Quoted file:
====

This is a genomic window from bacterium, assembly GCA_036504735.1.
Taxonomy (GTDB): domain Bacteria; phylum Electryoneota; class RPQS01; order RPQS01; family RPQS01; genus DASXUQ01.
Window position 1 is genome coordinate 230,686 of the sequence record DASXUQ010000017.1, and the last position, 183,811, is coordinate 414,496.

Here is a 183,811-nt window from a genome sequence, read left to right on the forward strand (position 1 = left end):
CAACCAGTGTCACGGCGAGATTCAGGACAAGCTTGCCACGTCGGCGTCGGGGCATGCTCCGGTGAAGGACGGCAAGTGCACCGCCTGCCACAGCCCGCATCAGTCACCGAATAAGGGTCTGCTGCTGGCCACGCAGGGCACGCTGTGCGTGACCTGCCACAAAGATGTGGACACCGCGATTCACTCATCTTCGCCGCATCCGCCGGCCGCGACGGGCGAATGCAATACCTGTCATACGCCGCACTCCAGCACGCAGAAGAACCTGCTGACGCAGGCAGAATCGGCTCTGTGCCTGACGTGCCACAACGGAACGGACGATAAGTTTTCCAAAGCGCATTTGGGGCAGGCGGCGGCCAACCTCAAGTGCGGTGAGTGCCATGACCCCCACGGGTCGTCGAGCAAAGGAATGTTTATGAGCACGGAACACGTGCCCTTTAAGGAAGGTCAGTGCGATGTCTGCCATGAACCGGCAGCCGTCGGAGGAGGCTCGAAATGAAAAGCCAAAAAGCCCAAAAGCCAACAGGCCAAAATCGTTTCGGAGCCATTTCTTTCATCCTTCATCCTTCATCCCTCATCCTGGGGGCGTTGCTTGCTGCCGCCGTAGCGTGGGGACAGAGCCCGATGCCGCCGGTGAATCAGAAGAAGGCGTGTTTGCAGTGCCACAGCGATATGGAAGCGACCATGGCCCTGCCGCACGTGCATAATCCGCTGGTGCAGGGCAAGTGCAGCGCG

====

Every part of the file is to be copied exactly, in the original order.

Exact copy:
This is a genomic window from bacterium, assembly GCA_036504735.1.
Taxonomy (GTDB): domain Bacteria; phylum Electryoneota; class RPQS01; order RPQS01; family RPQS01; genus DASXUQ01.
Window position 1 is genome coordinate 230,686 of the sequence record DASXUQ010000017.1, and the last position, 183,811, is coordinate 414,496.

Here is a 183,811-nt window from a genome sequence, read left to right on the forward strand (position 1 = left end):
CAACCAGTGTCACGGCGAGATTCAGGACAAGCTTGCCACGTCGGCGTCGGGGCATGCTCCGGTGAAGGACGGCAAGTGCACCGCCTGCCACAGCCCGCATCAGTCACCGAATAAGGGTCTGCTGCTGGCCACGCAGGGCACGCTGTGCGTGACCTGCCACAAAGATGTGGACACCGCGATTCACTCATCTTCGCCGCATCCGCCGGCCGCGACGGGCGAATGCAATACCTGTCATACGCCGCACTCCAGCACGCAGAAGAACCTGCTGACGCAGGCAGAATCGGCTCTGTGCCTGACGTGCCACAACGGAACGGACGATAAGTTTTCCAAAGCGCATTTGGGGCAGGCGGCGGCCAACCTCAAGTGCGGTGAGTGCCATGACCCCCACGGGTCGTCGAGCAAAGGAATGTTTATGAGCACGGAACACGTGCCCTTTAAGGAAGGTCAGTGCGATGTCTGCCATGAACCGGCAGCCGTCGGAGGAGGCTCGAAATGAAAAGCCAAAAAGCCCAAAAGCCAACAGGCCAAAATCGTTTCGGAGCCATTTCTTTCATCCTTCATCCTTCATCCCTCATCCTGGGGGCGTTGCTTGCTGCCGCCGTAGCGTGGGGACAGAGCCCGATGCCGCCGGTGAATCAGAAGAAGGCGTGTTTGCAGTGCCACAGCGATATGGAAGCGACCATGGCCCTGCCGCACGTGCATAATCCGCTGGTGCAGGGCAAGTGCAGCGCG